Walrus herds gather on Alaska's northwest shore

NORTHWEST: Aerial surveys spot thousands on Alaska sands.

August 18, 2011 

This Sept. 7, 2010 picture provided by the U.S. Geological Survey shows walruses on the barrier island beaches near Point Lay, Alaska. Tens of thousands of walruses have come ashore in northwest Alaska because the sea ice they normally rest on has melted. Federal scientists say this massive move to shore by walruses is unusual in the United States.

U.S. GEOLOGICAL SURVEY PHOTO

Large herds of Pacific walrus have begun gathering on the northwest coast of Alaska, again forsaking sea ice for sand in what has become a symbol of climate warming in the region.

A contractor taking part in federal marine mammal aerial surveys over the Chukchi Sea spotted about 5,000 walruses Wednesday on a beach north of Point Lay. A second herd of 3,000 walruses rested a short distance away.

In winter, Pacific walruses are found at the edge of sea ice in the Bering Sea. Older males remain in the Bering Sea for the summer, but mothers and their young ride the edge of sea ice as it melts north through the Bering Strait and into the Chukchi Sea.

Female walruses and their young have come ashore during late summer and fall in four of the last five years on Alaska's northwest coast. The phenomenon began after sea ice melted far beyond the relatively shallow continental shelf to waters of the deep Arctic Basin.

Walrus can dive to 600 feet to find clams, snails and other food on the ocean bottom. Water beyond the continental shelf can be 10,000 feet or more.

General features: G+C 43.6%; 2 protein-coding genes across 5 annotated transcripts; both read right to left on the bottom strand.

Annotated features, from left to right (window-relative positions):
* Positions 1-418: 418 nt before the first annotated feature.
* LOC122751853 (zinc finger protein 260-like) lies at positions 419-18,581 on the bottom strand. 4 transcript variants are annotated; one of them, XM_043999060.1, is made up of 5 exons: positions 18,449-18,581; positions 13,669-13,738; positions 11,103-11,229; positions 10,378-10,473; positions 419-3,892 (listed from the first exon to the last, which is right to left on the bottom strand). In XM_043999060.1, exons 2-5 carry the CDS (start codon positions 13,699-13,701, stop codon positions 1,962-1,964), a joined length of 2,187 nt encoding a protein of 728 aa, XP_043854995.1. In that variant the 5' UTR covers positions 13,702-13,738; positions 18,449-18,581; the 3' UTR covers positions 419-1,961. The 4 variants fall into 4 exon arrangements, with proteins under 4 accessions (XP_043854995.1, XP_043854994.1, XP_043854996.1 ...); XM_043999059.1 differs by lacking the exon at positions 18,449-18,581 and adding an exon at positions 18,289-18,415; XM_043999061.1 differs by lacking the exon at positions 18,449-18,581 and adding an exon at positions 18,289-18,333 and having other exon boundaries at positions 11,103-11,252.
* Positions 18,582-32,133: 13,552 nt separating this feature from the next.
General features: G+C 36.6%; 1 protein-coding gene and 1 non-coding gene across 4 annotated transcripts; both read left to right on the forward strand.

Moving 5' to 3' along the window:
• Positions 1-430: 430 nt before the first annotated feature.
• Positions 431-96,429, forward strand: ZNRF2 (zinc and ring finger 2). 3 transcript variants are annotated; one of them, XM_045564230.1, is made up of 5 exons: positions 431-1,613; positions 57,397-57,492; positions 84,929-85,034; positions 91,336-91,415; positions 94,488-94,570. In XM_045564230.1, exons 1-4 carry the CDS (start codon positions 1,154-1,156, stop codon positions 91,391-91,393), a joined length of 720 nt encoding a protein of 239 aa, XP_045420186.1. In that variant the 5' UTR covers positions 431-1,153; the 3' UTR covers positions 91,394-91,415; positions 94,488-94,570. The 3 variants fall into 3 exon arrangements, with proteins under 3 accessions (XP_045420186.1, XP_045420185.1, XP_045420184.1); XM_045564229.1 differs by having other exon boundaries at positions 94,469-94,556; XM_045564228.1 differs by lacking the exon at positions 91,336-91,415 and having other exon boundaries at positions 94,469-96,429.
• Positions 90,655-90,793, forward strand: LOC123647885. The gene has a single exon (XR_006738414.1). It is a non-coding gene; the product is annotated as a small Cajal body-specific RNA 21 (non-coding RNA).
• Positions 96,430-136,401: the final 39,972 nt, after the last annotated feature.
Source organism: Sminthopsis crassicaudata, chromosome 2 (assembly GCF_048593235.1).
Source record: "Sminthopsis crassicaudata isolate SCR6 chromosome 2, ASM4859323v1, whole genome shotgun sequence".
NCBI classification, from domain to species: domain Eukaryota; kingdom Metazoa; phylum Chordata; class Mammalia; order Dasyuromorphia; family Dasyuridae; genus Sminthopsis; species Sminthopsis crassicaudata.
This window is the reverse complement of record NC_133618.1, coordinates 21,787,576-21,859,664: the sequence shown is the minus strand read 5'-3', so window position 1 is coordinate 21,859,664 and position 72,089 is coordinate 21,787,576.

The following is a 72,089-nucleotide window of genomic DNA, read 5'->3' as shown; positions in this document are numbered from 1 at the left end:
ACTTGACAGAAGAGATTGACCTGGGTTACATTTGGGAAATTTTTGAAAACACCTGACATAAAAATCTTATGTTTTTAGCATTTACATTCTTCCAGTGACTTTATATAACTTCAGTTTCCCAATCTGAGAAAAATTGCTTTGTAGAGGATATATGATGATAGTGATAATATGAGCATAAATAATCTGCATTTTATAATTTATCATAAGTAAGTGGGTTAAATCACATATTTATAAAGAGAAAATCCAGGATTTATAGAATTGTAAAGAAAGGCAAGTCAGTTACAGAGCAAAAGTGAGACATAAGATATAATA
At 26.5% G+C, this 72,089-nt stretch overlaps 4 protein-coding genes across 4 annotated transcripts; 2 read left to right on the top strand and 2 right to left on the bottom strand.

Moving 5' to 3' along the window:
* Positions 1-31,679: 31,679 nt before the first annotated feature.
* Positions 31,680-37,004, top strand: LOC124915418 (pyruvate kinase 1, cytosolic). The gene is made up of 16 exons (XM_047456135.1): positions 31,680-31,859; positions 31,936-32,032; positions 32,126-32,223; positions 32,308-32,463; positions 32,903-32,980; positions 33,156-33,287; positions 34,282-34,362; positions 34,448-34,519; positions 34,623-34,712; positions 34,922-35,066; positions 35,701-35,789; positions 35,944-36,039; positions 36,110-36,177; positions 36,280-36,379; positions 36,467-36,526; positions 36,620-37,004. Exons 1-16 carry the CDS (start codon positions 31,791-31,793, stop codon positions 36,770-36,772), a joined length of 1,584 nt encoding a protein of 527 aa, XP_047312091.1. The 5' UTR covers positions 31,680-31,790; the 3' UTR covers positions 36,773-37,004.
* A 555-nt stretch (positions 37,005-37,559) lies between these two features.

In 2007, several thousand walruses gathered on Alaska's northwest shore for the first time. They returned in 2009, and last year gathered in unprecedented numbers. Upward of 20,000 animals were counted near Point Lay, an Eskimo village 300 miles southwest of Barrow and 700 miles northwest of Anchorage.

Walrus face danger from stampedes when they gather on shore. More than 130 mostly young walruses were crushed in September 2009 at Alaska's Icy Cape in a disturbance that could have been caused by a polar bear, human hunters or an airplane.

"Walrus are sensitive to human activity and to machine activity," said U.S. Fish and Wildlife Service spokesman Bruce Woods. The agency has already issued alerts to pilots and coastal communities asking that airplanes stay at least 1,500 feet above herds and a half-mile away if it's safe. Likewise, hunters in boats have been asked to stay a half-mile away to avoid spooking walrus herds.

Woods said the herds could continue to grow. Sea ice in Arctic waters generally melts through mid- to late September.

"We could see bigger concentrations," he said.

The walruses were spotted by a COMIDA flight, which stands for Chukchi Offshore Monitoring in Drilling Area. The aerial surveys are funded by the Bureau of Ocean Energy Management, Regulation and Enforcement, which oversees offshore petroleum drilling, and coordinated by the National Marine Mammals Laboratory. A 2008 sale sold 2.76 million acres in leases of Chukchi Sea ocean bottom and Shell Oil hopes to drill during the open water season next summer.

U.S. Geological Survey scientists plan to be in Point Lay next week to tag 35 walruses with satellite radio tags that will monitor foraging activity from shore. The tracking project is part of a study on how walruses respond to reduced sea ice.

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